sigit(1) A program to create random signatures, quite like fortune or sigrot.


These are the command-line options for sigit:
-f file <Explicit config file>
Should you be interrestet in executing sigit with a different configuration file, than the standard ~/.sigitrc or /etc/sigit.rc file, then use this flag to instruct sigit to read your configuration file. Uppon error, Sigit will not try to read any of the standard configuration files.
-c <cronjob>
The <cronjob> will be usefull if you decide to run the program as a normal cronjob. This will make sure, the program only creates one signature befor exiting.
-d <deamonise>
In order to run the program as a background <deamon> you will have to supply it with the "-d". this change is made, since I found that the most frequent usage might either be as a cron job, or running as a normal process, since you would like it to get killed, once you logout. Hint: "you dont need to change the signatures for your emails, when youre not loged in on the system, since very few people sends emails from their accounts while they're not loged in."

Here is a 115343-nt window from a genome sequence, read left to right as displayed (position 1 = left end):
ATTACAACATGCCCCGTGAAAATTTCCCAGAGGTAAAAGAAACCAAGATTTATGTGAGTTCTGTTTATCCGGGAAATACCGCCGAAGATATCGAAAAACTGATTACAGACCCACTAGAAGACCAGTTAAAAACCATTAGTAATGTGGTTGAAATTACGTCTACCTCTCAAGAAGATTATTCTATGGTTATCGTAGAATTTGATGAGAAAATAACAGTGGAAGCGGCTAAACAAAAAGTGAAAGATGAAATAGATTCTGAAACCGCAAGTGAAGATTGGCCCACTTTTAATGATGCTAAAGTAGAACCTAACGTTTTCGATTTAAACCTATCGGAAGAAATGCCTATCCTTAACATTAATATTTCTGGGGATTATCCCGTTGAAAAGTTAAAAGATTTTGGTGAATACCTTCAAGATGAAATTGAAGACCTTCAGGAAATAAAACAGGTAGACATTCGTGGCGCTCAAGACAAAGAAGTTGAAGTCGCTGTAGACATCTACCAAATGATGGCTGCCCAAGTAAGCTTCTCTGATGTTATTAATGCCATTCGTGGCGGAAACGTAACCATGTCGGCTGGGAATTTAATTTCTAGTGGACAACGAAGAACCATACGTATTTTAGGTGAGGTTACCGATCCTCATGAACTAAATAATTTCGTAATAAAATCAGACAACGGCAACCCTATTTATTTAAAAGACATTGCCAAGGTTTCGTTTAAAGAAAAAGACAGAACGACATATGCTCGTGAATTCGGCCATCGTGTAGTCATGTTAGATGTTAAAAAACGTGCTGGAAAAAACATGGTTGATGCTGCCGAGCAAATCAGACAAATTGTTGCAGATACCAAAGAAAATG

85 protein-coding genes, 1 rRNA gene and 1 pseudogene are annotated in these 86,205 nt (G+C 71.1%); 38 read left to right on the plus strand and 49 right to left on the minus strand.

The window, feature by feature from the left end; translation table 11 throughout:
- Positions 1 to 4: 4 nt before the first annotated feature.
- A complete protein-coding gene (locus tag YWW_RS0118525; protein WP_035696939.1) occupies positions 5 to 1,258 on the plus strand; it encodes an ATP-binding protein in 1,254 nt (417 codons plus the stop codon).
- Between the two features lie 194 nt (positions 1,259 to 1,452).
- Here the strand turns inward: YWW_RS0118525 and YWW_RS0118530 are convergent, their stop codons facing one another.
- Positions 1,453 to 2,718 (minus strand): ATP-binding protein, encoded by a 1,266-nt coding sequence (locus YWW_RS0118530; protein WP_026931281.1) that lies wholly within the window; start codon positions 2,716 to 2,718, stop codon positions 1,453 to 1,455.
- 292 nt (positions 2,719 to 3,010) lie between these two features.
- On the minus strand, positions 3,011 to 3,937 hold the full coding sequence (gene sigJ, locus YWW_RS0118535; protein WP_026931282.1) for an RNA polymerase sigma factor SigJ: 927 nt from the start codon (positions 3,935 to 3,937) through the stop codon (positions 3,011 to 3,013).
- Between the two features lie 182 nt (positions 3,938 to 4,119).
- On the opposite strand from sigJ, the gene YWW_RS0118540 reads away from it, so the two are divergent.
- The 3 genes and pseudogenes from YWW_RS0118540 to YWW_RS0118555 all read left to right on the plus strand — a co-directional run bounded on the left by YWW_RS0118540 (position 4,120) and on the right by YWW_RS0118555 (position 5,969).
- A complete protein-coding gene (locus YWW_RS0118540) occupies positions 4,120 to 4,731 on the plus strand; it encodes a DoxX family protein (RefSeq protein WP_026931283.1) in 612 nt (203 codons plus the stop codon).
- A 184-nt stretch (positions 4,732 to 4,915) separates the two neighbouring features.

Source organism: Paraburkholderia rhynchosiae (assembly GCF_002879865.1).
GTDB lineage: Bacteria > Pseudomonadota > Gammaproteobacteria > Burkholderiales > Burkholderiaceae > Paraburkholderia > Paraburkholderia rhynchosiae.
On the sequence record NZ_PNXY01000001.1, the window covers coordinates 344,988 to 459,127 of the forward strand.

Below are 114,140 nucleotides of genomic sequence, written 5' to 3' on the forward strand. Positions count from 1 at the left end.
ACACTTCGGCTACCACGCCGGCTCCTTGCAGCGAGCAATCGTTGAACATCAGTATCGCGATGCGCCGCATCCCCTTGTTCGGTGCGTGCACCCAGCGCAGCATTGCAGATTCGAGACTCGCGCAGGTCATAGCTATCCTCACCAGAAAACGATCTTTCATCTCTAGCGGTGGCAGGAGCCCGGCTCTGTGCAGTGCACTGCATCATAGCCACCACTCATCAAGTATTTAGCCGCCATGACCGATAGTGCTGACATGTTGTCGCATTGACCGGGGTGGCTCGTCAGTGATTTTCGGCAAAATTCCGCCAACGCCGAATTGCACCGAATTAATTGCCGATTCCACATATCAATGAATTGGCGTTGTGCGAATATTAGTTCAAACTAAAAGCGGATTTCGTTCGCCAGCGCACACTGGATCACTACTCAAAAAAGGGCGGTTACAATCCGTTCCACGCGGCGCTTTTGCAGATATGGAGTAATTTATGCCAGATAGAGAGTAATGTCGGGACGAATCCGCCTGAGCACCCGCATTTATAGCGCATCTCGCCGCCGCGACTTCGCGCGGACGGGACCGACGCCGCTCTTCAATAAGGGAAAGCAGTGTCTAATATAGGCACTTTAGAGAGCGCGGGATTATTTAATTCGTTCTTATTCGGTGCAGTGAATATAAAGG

-h <help>
Print a nice help screen and exit.
-v <verbose>
Sometimes it's good to know how the program is running, and how far it's in the execution. Here comes <verbose> as a very good solution. It will keep all the very specific infos hidden, yet let you know just what part of the program is beeing used, and how it went.
-vv <very verbose>
The usage of <very verbose>, is mostly usefull, when you're trying to debug the thing, and you have no idear what caused it to abort. Throw in a couple more v's and see what sort of extra info is displayed :)
-V <version>
The -V will print the current version of the program, and exit.
-H option <Extra help>
Use the "-H" If you have found an option in the help screen, but dont seem that confident with using it, for a quick refference use this flag to get more describing info on how to use that option.